The renting of wombs, known as surrogacy, is akin to prostitution and the exploitation done to women often go unrecognized by the public, campaigners opposed to the practice say.
"A surrogate pregnancy is, naturally, a high-risk pregnancy," as a result of all of the medical technologies and drugs needed to make one happen, said Jennifer Lahl in her remarks at the Heritage Foundation Monday during a panel on the casualties of surrogacy.
"A woman's body is not designed to carry another woman's baby," Lahl said.
Yet surrogacy is almost always heralded as a beautiful, wonderful thing, she said, glamorized in the media by Hollywood celebrities like Jimmy Fallon and Kim Kardashian. The reality of surrogacy, however, is a multitude of health risks and psychological and medical harms.
Lahl is the founder of the California-based Center for Bioethics and Culture and an advocate for women who have been exploited in commercially contracted pregnancies, which are often transnational.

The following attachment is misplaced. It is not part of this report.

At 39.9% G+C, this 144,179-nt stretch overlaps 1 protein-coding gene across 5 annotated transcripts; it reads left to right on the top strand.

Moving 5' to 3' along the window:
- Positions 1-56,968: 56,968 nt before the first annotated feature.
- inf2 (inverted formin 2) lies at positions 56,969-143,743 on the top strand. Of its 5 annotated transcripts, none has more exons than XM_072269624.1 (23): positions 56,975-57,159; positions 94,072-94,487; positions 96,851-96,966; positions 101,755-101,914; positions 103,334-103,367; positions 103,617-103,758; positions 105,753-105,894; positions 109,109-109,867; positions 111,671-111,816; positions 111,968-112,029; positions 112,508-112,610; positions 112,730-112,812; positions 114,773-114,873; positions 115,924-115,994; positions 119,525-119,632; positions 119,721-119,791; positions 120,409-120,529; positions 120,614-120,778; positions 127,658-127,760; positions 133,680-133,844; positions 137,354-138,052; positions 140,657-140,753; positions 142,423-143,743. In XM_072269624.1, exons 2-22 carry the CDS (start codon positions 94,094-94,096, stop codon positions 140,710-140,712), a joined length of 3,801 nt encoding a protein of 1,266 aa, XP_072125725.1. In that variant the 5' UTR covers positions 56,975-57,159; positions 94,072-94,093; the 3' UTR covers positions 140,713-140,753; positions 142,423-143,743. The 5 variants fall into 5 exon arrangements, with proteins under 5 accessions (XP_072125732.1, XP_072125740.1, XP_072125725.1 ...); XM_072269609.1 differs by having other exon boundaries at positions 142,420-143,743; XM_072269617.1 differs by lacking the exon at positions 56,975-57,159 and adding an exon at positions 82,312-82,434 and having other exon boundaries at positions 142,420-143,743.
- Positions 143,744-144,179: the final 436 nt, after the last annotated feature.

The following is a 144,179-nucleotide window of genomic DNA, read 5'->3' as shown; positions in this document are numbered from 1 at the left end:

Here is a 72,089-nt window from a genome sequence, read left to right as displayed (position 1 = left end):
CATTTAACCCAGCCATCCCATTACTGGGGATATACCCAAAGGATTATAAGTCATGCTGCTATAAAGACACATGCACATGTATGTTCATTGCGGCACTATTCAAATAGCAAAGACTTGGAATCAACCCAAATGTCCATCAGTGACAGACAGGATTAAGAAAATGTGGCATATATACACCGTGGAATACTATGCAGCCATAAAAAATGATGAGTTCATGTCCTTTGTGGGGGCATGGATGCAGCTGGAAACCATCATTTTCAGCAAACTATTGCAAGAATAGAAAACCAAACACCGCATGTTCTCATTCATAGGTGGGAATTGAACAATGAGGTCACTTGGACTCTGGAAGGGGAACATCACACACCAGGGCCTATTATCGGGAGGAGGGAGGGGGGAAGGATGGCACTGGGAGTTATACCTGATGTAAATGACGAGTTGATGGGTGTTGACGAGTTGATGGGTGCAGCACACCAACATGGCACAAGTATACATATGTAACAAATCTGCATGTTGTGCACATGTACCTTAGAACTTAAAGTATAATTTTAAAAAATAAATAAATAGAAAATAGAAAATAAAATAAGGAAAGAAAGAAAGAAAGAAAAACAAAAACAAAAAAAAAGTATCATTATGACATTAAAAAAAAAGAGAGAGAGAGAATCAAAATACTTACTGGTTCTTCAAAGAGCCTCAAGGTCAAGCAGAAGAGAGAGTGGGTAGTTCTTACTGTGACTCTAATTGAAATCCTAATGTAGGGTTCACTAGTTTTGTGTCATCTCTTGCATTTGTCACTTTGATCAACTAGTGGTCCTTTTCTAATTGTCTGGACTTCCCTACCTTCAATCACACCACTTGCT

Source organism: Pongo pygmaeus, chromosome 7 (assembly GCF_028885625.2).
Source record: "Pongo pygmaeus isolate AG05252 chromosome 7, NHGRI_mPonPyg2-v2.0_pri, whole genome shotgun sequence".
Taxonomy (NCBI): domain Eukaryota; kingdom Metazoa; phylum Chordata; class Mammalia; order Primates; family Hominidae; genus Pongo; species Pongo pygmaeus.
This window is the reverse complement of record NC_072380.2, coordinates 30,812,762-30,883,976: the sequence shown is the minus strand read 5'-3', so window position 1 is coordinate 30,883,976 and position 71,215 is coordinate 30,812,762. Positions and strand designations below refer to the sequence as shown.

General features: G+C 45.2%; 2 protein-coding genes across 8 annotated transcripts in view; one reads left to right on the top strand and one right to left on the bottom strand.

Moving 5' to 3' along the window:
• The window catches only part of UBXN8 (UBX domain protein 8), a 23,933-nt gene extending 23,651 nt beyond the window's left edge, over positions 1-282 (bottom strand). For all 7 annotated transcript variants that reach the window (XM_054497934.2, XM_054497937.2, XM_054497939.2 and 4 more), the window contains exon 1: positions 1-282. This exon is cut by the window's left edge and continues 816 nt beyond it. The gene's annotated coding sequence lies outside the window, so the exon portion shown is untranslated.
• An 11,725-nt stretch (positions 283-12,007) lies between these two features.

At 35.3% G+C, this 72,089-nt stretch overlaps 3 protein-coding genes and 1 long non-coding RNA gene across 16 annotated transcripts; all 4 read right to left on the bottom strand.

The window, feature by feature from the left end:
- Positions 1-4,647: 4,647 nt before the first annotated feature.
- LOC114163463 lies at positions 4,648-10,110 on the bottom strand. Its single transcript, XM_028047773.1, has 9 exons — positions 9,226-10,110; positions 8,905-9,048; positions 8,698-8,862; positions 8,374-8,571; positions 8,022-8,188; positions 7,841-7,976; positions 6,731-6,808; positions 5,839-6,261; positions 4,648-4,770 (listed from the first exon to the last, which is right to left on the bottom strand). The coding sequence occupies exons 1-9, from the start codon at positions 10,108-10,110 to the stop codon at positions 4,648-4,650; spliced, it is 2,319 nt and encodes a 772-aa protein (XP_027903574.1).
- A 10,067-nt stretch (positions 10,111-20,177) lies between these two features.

"If you want to get a new puppy or a new cat, a baby kitten, it is required — it is actually seen as cruelty to animals and inhumane to remove that newborn animal from its mother. You have to wait six to eight weeks by law in the state of California to adopt a puppy or a little baby kitten."
"As a pediatric nurse, I know that maternal-child bonding is good, normal, and natural, and encouraged — except where surrogacy ignores and waves all those important bonds away with the narrative being 'the kids are all right.'"
Exploitation and abuse of women who agree to be surrogates receive no critical attention in media outlets or by government bodies, she said, even when horrors such as death happen.
When Brook Brown, a surrogate mother, died along with the twins she was carrying as a result of a pregnancy complication called placental abruption, Lahl wrote the Idaho attorney general's office and the media but received no response.